A Case for the (Completely Unfashionable) Full English Breakfast

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Rollerbladers and sectional couches aside, there are few things as unfashionable in modern Manhattan as hearty breakfasts.

On weekdays, convenience is king: New Yorkers favor smoothies, breakfast bars, anything that you can ingest while simultaneously tying a necktie, writing an email, and hailing a cab.

As for the weekends? Sure, the Big Apple might be known as the city never sleeps and always brunches, but look closely at those morning meals and you'll see bistro tables littered with coffee press pots, yogurt-granola parfaits, fruit cups, egg white omelets, and fresh-squeezed fruit juices. These are the dainty, heart-healthy stuffs of a modern day breakfast, perfect fuel for an afternoon spent doing nothing more strenuous than the Sunday crossword puzzle.

Weekend mornings tend to go a little differently in my household. I live with an Englishman, you see, one with a hummingbird metabolism who likes to clock 50 miles on the bicycle before I'm done hitting 'snooze.' Shopping for our groceries is like provisioning an army, and after a man-sized workout, attempting to sate him on yogurt, fruit, toast, or anything of the sort is an exercise in futility. He could eat like that all day, taking down every last blueberry and grain of muesli in the house and still rummaging through the fridge for more. Luckily I've hit on a solution: the Full English Breakfast, which is my domestic equivalent of throwing King Kong a commuter train to gnaw on.

A Full English Breakfast (a.k.a The Fully Monty, a.k.a. A Fry Up) consists of some combination of fried eggs, bacon, sausages, tomato, toast, black pudding, potatoes, mushrooms and baked beans. Everything but the baked beans can (and should!) be cooked in a cast-iron skillet, in concert with lots of oil and butter, then slopped onto a plate in a messy, steaming heap. It's a fat and protein-laden meal that came into existence around the time of the industrial revolution, ideal if you're going to spend your morning down a mine shaft, in a textile mill, or similar. In my estimation it sits up there with strawberries & cream and marmalade as Britain's greatest culinary gifts to the world. "The only way to eat well in England is to have breakfast three times a day," W. Somerset Maugham once said. Quite right.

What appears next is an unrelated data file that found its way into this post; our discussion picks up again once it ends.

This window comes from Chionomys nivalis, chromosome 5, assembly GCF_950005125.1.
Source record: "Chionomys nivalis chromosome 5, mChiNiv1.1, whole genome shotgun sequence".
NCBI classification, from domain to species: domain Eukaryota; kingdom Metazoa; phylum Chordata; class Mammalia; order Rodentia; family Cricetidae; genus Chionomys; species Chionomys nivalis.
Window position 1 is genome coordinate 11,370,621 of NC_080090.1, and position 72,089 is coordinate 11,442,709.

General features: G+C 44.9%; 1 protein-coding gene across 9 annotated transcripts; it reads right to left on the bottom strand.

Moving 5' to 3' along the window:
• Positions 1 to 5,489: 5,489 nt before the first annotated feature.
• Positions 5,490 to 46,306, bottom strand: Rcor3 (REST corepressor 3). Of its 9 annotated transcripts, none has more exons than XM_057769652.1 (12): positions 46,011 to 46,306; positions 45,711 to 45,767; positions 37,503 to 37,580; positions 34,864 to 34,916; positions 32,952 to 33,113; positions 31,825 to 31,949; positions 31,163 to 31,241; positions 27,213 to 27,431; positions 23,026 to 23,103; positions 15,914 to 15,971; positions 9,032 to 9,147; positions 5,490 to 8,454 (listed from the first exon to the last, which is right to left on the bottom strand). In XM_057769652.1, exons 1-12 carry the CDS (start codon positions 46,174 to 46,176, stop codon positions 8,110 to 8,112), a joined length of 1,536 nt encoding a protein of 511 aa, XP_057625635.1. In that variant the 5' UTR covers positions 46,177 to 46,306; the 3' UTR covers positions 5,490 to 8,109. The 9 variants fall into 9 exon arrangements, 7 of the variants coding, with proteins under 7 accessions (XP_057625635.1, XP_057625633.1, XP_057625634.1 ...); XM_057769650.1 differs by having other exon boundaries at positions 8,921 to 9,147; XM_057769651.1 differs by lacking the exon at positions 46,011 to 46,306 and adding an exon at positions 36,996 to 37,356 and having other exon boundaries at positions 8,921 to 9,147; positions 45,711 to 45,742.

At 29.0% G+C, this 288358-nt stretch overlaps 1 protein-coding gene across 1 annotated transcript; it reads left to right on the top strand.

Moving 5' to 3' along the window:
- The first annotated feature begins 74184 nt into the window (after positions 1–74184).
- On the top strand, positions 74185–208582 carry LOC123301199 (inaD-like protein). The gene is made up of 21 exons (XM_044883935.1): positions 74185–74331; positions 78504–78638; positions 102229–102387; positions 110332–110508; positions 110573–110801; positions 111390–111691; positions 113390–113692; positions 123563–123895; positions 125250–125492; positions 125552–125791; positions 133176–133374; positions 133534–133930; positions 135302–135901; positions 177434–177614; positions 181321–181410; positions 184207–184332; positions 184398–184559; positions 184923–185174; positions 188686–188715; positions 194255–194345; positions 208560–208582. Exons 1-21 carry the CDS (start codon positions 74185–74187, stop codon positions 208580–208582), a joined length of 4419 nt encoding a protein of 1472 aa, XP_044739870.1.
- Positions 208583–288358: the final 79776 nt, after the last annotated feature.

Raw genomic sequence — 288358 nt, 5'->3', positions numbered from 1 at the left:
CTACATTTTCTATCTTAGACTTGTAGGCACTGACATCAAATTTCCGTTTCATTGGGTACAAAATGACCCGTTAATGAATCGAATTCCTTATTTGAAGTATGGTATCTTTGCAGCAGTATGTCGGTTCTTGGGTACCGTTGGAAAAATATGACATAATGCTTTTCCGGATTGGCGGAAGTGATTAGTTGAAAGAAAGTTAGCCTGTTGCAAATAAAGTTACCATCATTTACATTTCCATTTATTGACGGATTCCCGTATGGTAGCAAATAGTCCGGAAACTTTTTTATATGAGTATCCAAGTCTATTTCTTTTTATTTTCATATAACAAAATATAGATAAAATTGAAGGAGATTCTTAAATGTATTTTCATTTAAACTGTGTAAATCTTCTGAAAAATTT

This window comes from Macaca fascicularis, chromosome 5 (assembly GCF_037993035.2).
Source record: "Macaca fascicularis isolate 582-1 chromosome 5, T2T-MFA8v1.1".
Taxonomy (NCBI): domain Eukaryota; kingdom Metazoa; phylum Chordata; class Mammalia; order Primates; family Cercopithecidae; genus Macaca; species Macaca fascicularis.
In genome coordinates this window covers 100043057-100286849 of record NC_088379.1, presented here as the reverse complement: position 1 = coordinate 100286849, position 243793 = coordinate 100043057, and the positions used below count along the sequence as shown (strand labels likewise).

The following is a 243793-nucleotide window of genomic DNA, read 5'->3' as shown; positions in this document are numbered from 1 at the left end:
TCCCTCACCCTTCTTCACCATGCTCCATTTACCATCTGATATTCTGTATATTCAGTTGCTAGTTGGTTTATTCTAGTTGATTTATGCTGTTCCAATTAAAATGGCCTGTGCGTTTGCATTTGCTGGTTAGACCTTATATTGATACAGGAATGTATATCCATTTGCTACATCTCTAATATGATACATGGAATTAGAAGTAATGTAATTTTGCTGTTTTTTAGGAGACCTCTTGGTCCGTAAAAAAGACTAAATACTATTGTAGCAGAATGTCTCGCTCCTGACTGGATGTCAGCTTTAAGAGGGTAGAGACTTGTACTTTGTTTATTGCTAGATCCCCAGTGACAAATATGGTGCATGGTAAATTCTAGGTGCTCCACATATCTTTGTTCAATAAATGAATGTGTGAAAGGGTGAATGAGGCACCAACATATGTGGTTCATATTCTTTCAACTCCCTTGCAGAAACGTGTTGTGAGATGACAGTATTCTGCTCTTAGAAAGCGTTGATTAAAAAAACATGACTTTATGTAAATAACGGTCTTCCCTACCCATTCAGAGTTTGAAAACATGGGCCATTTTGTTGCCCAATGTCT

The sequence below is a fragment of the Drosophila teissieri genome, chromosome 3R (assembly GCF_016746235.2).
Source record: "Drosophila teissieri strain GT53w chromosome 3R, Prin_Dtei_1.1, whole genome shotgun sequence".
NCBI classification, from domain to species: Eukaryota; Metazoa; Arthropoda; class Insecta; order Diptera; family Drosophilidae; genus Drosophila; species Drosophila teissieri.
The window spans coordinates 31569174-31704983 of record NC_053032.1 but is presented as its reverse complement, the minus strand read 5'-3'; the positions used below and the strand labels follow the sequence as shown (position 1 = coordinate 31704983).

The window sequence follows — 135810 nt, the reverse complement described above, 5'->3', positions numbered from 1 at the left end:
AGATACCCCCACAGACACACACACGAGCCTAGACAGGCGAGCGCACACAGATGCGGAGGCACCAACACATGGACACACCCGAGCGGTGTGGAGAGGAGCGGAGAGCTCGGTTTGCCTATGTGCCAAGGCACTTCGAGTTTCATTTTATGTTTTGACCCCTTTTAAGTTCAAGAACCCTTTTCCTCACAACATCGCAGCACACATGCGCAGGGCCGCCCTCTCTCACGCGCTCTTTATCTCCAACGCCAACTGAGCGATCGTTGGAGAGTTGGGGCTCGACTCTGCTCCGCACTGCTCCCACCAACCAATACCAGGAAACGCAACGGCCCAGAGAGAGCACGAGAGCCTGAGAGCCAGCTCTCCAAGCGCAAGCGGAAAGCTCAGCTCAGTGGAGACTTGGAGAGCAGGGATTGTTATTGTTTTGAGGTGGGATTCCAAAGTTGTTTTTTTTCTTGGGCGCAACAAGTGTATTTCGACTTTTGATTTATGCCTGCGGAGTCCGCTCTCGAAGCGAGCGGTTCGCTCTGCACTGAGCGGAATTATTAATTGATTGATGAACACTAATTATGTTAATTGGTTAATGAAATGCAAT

Fast-forward to modern times, and we all know why we shouldn't eat a Full Monty -- it's calorie-rich, heavy on meat and grease, and light on vitamins and minerals. It's the kind of thing that would make Mark Bittman, he of veganism-till-six and Meatless Mondays, awake in a cold, shaky sweat. I can assure you that Kate Middleton wouldn't touch a Full English Breakfast with a ten foot polo mallet, lest she absorb some of the wafting bacon grease through her pores, daahhling.

But there are also plenty of good reasons why you should tuck into a big fry up every so often -- actually, just one big reason. Because it's so delicious. It's decadent, excellent recovery food after a marathon (of both the running and drinking varieties), and manages to put a large, goofy smile on my face until dinnertime. Nutritionists have long been encouraging us to have our biggest meal of the day at breakfast. I can't be positive that they're talking about a big plate of fried things, but still.

The bread, eggs, tomatoes, baked beans, and mushrooms should be easily found in your local grocery store. Black pudding is optional. Sausages should be 100% pork and bacon should ideally be back bacon -- our American bacon is made from pork belly, but traditional British and Irish bacon is made from cured pork back (also called pork loin). I mail order big quantities of both from an excellent Chicago-based purveyor called Spencer's, and freeze the extras.

Full English Breakfast

Serves 2

4 sausages
4 pieces back bacon
2 eggs
1 can baked beans
1 tomato, halved through the equator
2 handfuls button mushrooms, thickly sliced
2 pieces good bread, e.g. country loaf bread
Canola oil

Heat a cast iron skillet with a splash of canola oil. I like to cook the bacon and sausages over very moderate heat (the sausages will take longer then the bacon), then turn up the heat for the mushrooms and tomatoes, which need a good strong sear. Toast can either be fried in the bacon and sausage fat or done in the toaster. Beans can be heated on the stove or in the microwave. Finish up by melting a pat of butter and frying the eggs, flicking a little of the hot fat over the yolk to seal it. Divide all the goodies between two plates, and supplement with a steaming cup of coffee and a glass of cold orange juice.

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